Empathy and comforting hope

Four family lives suddenly lost in twelve months time. A nephew, a grandmother, a mother and a son, three of which were laid to rest on the same day. That was May 15th 2014 one year to the day that Justin our nephew died.

Rob my 49 year old brother-in-law lost his fight with cancer a few short weeks ago. Death has visited us again. Rob was buried just a few steps away from my son and mother-in-law Linda. I wish to be laid to rest next to my boy someday when I am called home.

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Rob Laffleur

Five years have past since the darkest days of our life. Grief has changed much over that time. Five years seems to be a marker and somewhat of a milestone on this journey with grief. A little over 2 years into my journey I met my new neighbors who were 5 years in. They said at that time that life had finally gotten on track again. I remember wanting to be where they were and wishing I could fast forward the nightmare I was stuck in.

Well, I’m there now. They were right. Five years for some reason seems to be the timetable for life getting back to normal. The new normal as we say. It was true for them and it is true for me as well. I am not alone in this thought. I recently spoke with another bereaved mother who has experienced the same thing.

I felt the heavy weight again not too long ago. I drove without invitation to the house of a couple who lost their son recently. It was the evening before the funeral. We shared, we listened, we laughed and cried. I hurt for them knowing what they are facing. Terrible things that only our hearts know and understand. Things they were yet to experience the following day. Things they are yet to feel in the days, weeks, months and years ahead.

Empathy was so helpful to us when we lost Jacob. I needed to put feet to my prayers and pay a visit to my hurting friends. I am so glad I did.

We all embraced at the end. We talked much about hope. Hope in Christ. Hope in the resurrection. Hope of heaven and hope of better things to come. There is no greater comfort to offer the grieving than the promises of God to those who believe.

13 But I do not want you to be ignorant, brethren, concerning those who have fallen asleep, lest you sorrow as others who have no hope. 14 For if we believe that Jesus died and rose again, even so God will bring with Him those who sleep in Jesus.15 For this we say to you by the word of the Lord, that we who are alive and remain until the coming of the Lord will by no means precede those who are asleep. 16 For the Lord Himself will descend from heaven with a shout, with the voice of an archangel, and with the trumpet of God. And the dead in Christ will rise first. 17 Then we who are alive and remain shall be caught up together with them in the clouds to meet the Lord in the air. And thus we shall always be with the Lord.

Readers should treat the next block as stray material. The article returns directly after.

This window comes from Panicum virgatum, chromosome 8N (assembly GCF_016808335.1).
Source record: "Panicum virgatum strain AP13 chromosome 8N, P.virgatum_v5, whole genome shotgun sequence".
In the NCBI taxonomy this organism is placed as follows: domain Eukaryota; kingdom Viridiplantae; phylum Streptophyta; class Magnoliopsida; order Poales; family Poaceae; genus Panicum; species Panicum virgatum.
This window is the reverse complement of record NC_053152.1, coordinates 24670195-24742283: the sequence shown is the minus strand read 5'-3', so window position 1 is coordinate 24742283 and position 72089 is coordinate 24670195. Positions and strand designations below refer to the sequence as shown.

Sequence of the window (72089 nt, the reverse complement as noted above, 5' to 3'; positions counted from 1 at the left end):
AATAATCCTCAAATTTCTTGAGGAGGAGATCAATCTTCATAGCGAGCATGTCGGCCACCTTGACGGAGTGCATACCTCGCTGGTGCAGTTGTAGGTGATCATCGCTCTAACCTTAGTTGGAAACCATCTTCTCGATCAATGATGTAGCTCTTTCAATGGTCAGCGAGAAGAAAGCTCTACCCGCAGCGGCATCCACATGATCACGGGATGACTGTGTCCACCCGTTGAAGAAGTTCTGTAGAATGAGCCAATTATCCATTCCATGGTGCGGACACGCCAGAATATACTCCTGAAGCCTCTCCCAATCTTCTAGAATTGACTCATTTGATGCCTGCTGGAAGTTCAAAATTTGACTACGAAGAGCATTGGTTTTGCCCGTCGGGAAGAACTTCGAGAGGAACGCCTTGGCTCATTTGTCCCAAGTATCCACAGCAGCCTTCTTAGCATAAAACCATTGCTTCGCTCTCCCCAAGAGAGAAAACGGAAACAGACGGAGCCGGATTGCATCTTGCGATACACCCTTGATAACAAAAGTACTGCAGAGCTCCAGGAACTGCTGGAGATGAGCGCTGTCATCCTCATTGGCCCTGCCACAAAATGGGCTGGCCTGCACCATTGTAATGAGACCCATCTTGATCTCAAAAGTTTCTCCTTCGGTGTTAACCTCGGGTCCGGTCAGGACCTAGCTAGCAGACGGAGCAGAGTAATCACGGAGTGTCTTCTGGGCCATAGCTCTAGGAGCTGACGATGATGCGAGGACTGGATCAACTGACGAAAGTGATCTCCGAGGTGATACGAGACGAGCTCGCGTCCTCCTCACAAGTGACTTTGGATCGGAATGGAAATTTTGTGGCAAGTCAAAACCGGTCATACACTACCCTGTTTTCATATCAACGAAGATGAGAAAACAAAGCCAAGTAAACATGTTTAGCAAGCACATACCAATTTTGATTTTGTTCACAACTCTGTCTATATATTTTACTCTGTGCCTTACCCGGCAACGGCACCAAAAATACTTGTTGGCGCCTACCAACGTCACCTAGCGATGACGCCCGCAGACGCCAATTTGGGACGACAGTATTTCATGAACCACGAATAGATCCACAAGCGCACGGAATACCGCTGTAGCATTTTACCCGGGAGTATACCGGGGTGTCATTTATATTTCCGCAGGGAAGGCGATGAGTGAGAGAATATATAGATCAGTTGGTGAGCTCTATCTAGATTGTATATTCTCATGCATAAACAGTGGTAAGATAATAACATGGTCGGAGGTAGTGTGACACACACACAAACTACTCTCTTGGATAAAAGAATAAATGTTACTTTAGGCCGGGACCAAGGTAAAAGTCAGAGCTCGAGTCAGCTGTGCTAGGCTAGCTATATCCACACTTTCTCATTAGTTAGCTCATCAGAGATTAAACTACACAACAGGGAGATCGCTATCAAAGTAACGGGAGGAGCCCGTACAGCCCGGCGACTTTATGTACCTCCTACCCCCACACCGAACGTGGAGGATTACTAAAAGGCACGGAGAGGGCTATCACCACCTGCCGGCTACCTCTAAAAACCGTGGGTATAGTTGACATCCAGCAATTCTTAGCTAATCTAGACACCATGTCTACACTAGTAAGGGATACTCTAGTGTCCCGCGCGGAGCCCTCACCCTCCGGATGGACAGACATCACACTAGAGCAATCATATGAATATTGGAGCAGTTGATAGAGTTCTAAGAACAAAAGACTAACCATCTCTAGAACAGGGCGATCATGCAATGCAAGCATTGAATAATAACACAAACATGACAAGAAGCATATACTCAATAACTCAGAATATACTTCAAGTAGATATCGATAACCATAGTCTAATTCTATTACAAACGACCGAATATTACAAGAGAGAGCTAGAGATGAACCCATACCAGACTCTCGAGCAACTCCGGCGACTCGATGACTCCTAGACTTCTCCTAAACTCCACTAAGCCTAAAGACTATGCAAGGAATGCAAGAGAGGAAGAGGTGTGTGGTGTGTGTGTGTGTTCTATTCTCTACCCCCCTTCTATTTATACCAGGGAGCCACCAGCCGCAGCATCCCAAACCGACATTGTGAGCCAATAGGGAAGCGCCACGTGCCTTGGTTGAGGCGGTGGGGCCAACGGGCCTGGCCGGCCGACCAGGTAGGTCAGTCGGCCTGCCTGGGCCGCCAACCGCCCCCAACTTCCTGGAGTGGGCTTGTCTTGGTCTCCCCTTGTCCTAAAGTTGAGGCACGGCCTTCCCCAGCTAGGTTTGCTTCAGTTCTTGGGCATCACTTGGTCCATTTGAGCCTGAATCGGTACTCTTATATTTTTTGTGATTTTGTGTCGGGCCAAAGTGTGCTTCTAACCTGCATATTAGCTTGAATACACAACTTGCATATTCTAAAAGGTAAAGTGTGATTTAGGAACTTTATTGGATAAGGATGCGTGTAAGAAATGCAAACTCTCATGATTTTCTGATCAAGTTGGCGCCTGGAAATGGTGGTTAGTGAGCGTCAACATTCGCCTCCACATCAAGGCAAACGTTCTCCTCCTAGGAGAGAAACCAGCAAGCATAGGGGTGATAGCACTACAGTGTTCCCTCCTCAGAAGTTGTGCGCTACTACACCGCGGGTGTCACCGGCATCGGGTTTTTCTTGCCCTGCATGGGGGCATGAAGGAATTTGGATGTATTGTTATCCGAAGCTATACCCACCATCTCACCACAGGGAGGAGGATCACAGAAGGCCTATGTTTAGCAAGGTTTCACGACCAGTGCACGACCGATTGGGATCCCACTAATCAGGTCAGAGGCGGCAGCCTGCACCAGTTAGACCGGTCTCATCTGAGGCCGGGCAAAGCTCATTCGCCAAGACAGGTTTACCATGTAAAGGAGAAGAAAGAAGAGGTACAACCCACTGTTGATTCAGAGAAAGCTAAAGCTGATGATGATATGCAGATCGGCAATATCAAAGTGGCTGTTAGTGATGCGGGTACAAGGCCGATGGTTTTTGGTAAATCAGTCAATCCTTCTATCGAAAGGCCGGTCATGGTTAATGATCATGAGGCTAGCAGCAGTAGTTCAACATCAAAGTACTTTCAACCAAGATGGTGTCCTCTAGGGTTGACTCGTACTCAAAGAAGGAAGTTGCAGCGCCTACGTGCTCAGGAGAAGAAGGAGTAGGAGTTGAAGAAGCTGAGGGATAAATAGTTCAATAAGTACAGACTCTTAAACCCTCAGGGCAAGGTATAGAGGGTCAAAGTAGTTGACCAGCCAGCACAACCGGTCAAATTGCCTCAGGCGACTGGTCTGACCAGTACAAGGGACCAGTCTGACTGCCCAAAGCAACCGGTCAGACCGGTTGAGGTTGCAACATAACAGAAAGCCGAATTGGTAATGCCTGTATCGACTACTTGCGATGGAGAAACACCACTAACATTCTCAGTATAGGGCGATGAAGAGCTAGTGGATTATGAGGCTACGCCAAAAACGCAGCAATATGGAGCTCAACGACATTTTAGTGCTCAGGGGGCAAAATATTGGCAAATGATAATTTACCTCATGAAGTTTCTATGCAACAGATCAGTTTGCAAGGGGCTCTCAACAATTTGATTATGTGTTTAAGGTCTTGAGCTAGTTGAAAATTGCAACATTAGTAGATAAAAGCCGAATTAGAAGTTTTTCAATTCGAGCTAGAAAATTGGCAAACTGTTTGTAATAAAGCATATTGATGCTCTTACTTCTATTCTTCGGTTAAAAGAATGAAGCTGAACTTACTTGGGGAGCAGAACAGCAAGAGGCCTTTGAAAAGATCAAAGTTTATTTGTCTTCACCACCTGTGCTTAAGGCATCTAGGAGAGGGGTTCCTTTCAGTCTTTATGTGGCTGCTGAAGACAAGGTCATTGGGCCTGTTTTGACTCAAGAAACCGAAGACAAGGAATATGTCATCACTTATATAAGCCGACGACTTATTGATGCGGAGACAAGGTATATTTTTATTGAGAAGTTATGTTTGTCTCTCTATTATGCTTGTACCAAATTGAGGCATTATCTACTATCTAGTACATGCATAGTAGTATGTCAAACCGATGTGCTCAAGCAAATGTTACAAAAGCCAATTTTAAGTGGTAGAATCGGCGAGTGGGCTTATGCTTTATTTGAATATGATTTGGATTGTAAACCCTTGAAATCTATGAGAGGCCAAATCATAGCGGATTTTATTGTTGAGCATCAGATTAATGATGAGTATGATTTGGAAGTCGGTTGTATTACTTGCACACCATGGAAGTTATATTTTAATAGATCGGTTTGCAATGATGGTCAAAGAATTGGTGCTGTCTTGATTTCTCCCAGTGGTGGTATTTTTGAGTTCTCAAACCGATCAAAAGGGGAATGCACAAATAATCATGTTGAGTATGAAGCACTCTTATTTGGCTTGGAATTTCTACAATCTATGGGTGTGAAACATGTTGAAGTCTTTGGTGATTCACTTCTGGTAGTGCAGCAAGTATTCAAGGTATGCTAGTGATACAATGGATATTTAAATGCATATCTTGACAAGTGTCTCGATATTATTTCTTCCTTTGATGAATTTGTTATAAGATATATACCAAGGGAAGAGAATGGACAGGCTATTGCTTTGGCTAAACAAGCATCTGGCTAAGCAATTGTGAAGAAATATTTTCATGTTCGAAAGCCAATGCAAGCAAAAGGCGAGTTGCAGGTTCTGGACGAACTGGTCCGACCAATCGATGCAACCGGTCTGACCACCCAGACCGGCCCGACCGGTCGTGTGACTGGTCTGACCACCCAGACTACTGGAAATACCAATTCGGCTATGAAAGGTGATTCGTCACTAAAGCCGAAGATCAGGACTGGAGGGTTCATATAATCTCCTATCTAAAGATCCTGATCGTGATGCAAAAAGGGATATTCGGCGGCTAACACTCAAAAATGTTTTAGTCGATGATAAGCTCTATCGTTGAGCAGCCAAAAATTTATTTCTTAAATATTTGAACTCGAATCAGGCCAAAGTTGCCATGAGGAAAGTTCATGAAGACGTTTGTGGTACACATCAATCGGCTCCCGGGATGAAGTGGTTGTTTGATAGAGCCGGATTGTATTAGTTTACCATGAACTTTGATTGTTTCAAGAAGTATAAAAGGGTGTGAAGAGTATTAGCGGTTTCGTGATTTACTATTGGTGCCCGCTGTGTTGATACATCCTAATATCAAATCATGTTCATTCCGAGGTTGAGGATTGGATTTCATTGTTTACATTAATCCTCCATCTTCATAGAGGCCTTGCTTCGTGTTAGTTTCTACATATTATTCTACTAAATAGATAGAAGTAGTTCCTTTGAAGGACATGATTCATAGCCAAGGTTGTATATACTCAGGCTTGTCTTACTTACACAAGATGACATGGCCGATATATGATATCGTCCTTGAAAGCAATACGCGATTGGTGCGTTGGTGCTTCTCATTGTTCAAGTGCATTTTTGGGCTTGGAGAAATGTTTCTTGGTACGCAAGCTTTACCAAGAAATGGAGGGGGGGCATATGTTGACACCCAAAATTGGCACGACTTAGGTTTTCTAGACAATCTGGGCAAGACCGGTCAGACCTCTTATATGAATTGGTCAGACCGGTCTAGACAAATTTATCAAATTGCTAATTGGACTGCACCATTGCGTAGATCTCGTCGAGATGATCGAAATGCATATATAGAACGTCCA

18 Therefore comfort one another with these words. – 1 Thessalonians 4:13-18

 

The good, the bad and the beautiful

The difficulty with change

I am a creature of habit and the few constant things that I control in life seem to bring me a sense of comfort. I always sleep on my side of the bed regardless of what bed I might be sleeping in. I sit in the same seat Sunday after Sunday in my church; right side, 5th row back , 1st seat next to the aisle. I suggested to my wife a couple months ago that we change our location in the church. Our row was once filled with family but now has become somewhat empty because of all the death. Sitting there had become emotionally difficult for me. Stacey responded by saying she has had enough change in life and was comfortable with our routine and refused to change. So there she sits in row 5, right side, 2nd chair in from the aisle, Sunday after Sunday right next to me.

I suppose there is a comfort in controlling the small things in life because much in life seems out of our control. Life is full of daily choices of great and little consequence. I choose the time to set my alarm, I choose whether to forgo shaving, I select my clothing, I choose to blog or not to blog and so it goes. Then there are the choices that change your life, things like choosing a wife, a college, a career, having children or the purchase of a home. Then there are the changes that I did not choose.

Losing a son has changed many things in the last year and a half. One of the most difficult adjustments to life after death are the many heightened emotional changes that come. Sudden change is disquieting and disturbing, it is the enemy of control and comfort. Grief causes me to be emotional and sometimes the emotion is difficult to manage. I am learning to live with this, it’s not all bad, but at the same time it’s not all good either.